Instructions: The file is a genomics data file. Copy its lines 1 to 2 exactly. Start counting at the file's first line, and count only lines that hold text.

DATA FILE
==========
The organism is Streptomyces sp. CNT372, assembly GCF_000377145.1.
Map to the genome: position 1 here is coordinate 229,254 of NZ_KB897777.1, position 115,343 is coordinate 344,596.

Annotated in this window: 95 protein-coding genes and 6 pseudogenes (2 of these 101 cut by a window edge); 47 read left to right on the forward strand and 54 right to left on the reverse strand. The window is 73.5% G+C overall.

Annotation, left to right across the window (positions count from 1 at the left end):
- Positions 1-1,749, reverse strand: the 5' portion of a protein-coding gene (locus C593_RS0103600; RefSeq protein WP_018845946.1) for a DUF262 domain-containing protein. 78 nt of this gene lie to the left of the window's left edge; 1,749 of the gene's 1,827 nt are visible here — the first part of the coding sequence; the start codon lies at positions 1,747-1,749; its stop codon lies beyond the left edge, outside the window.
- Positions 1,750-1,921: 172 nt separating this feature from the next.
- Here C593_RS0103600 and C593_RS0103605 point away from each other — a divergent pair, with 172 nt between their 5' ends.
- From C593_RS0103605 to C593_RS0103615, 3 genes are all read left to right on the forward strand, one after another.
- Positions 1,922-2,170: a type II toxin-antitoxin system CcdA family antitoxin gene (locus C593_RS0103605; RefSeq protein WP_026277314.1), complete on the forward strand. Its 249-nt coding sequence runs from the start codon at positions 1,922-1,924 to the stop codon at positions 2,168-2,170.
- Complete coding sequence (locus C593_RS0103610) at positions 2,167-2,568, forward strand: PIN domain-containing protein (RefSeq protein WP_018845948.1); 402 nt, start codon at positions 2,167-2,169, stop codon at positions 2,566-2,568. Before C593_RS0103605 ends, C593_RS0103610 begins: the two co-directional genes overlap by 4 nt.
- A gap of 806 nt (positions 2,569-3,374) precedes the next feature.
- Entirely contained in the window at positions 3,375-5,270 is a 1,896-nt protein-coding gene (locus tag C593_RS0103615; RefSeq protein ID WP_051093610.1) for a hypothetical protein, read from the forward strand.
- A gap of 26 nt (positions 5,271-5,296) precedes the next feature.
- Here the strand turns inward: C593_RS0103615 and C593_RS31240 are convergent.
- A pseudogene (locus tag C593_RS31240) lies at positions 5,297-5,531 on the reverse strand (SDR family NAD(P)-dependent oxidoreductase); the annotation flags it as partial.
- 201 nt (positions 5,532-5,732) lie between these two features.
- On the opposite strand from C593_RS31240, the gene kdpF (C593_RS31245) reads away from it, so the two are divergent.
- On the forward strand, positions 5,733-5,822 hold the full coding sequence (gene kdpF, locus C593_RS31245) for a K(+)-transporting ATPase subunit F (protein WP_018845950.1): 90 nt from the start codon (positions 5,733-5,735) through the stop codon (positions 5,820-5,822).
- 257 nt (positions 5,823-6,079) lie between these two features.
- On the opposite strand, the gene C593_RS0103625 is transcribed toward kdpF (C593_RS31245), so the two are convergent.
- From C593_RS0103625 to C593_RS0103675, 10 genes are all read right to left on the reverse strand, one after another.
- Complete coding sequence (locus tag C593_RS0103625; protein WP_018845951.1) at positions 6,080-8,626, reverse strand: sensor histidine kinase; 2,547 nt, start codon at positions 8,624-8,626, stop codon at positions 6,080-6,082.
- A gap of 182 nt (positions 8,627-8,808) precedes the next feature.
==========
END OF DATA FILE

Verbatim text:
The organism is Streptomyces sp. CNT372, assembly GCF_000377145.1.
Map to the genome: position 1 here is coordinate 229,254 of NZ_KB897777.1, position 115,343 is coordinate 344,596.